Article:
While we Californians are mired in the throes of a biting winter cold spell (daytime temps in the low 50s!) Tanner asked me to pass along some tips for avoiding two of the most common and most serious winter dangers for dogs:  Frostbite & Hypothermia.  Frostbite occurs after prolonged exposure to cold temperatures (below 32 degrees Fahrenheit), especially when there’s a high wind-chill factor. When outdoor temps drop, your dog’s body diverts blood to the core organs, leaving the skin and extremities – nose, tail, tips of the ears, and scrotum – at risk of frostbite. Signs are not always visible immediately but symptoms include pale, hard skin that remains cold to the touch once the animal is brought indoors, or swelling and redness once the skim warms. If not covered and treated, frostbite may result in permanent damage. In severe instances, the affected tissue or limb must be removed to avoid potentially fatal infection. Hypothermia can take place when your dog’s core temperature drops below the normal range of 100 and 102.5 F. If it dips to 99 – 90 F, your dog is at risk for mild hypothermia. 90 – 82 F put’s him at risk of moderate hypothermia. Below 82 and he’s in jeopardy of severe, life-threatening hypothermia. Symptoms of hypothermia include slowed pulse, shivering shallow breath, non-responsiveness to stimuli, and collapsing. If your dog shows signs of hypothermia, warm him with a covered water bottle or heated blanket and call your vet immediately.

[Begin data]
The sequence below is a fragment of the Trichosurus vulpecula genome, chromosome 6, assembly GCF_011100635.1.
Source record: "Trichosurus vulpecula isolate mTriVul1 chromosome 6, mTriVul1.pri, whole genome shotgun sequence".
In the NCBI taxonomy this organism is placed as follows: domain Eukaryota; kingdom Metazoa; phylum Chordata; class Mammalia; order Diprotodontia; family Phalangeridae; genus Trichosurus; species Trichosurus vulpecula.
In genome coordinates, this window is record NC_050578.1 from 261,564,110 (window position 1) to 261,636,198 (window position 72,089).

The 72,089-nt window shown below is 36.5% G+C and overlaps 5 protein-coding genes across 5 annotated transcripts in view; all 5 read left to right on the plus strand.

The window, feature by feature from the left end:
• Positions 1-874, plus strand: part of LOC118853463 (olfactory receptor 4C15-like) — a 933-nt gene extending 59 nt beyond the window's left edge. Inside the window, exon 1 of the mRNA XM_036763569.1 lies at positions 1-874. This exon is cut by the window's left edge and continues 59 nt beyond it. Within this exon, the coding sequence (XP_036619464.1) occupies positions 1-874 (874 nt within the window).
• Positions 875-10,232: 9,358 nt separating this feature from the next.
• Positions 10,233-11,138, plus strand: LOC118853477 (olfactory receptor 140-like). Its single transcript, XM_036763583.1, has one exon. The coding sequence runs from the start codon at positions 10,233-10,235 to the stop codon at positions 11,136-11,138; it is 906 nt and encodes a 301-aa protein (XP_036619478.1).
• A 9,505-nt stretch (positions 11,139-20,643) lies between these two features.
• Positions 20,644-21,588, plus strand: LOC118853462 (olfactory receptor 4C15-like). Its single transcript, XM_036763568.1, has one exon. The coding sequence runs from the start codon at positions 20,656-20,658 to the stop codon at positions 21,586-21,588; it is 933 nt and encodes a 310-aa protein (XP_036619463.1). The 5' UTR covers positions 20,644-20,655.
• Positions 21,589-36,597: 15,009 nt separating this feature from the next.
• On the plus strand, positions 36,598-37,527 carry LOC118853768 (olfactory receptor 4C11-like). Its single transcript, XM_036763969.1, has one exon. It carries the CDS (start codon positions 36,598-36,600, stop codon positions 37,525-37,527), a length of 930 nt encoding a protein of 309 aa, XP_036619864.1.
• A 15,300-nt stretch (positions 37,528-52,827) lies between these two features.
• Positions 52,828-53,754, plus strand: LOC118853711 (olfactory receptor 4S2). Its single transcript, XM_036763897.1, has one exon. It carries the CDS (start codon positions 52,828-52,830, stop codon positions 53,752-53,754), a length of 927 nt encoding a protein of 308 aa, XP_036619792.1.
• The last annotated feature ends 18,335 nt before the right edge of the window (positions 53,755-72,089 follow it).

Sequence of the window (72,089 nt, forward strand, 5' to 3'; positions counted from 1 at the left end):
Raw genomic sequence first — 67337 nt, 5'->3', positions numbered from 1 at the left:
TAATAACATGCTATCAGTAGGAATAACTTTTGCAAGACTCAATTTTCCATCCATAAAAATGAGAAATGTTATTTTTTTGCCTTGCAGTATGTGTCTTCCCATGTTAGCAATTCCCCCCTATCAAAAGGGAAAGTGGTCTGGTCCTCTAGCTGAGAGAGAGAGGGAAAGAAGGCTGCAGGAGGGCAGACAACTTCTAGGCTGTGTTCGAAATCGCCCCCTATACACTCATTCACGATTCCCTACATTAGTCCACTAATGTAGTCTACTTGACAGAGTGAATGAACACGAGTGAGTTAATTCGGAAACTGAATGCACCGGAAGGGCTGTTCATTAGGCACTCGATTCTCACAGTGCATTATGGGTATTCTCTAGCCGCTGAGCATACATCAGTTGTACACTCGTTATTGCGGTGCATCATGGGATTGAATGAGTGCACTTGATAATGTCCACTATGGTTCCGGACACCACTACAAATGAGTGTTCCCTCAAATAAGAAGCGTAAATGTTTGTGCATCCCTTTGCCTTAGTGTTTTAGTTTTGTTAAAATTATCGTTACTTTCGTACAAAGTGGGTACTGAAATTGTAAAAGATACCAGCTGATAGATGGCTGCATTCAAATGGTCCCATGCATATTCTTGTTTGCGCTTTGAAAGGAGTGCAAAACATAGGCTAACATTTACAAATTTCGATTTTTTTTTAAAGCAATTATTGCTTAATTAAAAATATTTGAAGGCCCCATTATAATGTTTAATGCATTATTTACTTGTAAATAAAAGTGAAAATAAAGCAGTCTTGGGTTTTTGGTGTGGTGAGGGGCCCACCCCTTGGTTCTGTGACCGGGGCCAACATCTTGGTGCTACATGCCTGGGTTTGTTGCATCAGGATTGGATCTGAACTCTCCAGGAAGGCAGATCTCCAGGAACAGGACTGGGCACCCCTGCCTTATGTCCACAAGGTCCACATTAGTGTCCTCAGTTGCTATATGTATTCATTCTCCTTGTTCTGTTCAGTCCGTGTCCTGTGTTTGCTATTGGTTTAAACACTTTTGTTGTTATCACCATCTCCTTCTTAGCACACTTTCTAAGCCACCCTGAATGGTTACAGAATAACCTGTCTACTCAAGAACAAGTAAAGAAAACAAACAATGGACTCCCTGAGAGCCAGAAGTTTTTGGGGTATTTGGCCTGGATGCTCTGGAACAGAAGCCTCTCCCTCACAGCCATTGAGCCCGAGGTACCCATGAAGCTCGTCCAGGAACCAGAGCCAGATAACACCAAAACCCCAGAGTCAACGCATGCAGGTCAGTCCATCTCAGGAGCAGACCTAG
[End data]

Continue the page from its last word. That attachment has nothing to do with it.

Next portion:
A little common sense can help prevent both frostbite and hypothermia. As a rule, if you are cold and uncomfortable outdoors, so is your dog. Longhaired dogs like Siberian Huskies tend to handle the cold better than shorthaired dogs like Pit Bulls. Short dogs like Chihuahuas will get colder in deep snow than tall dogs like Mastiffs. Senior dogs, puppies, and sick dogs are more vulnerable to cold-related problems. 

When the mercury plummets, keep your dog inside. If that’s not possible, be sure to provide him with a safe, comfortable doghouse, and plenty of food and water.  A winter doghouse should be weatherproof, well insulated, and just large enough for your dog to lie down and turn around. If his shelter is too large, it will allow his body’s heat to escape. The entrance should be covered, and positioned away from the wind. It should have plenty of thick, clean, dry bedding. For added warmth, you might want to get your dog a sweater or coat, and, if he will tolerate them, booties to protect his feet from frostbite. Even with a doghouse, staying warm requires more energy (calories) than normal. If your dog spends a lot of time outdoors, be sure to increase his food supply, especially his protein intake. Water will freeze in cold weather. To prevent dehydration, use a heated bowl. Dogs’ tongues will often stick to metal bowls so consider using plastic ones instead.
Tanner with cousin Anthony and Delta
While Tanner drew first blood with his ‘Thank You’ blog, Eugenie and I feel a little ‘payback’ was in order. So, thanks to Tanner for inspiring me to write GIMME SHELTER ‘guarding’ us whenever the doorbell rings, even on TV…For nesting under our glass table during our dinner parties…For hogging the heater when it’s chilly outside…For loving all of the dogs we meet, even the nasty little ones that deserve a nip…For his enormous, soulful human eyes, his silky ears and his dripping kisses…For humoring us when we play keep away or jump…For graciously surrendering his toys and not lopping off our fingers…For allowing us to drag him along wherever we go, even when it means dealing with the car…For curling up on my lap and making my legs go numb during our long drives…For riding with his head out the front passenger window where I’m forced to endure gale-force winds…For leaping into my bed whenever the Santa Ana winds howl…For all of those delicious cuddles …For making me a kinder, gentler, better man and our home a sweeter, more loving place.
‘Thank You’, Tanner
Looking for the PERFECT HOLIDAY GIFT for the log-lovers in your life? Tanner thinks that GIMME SHELTER is just the ticket.

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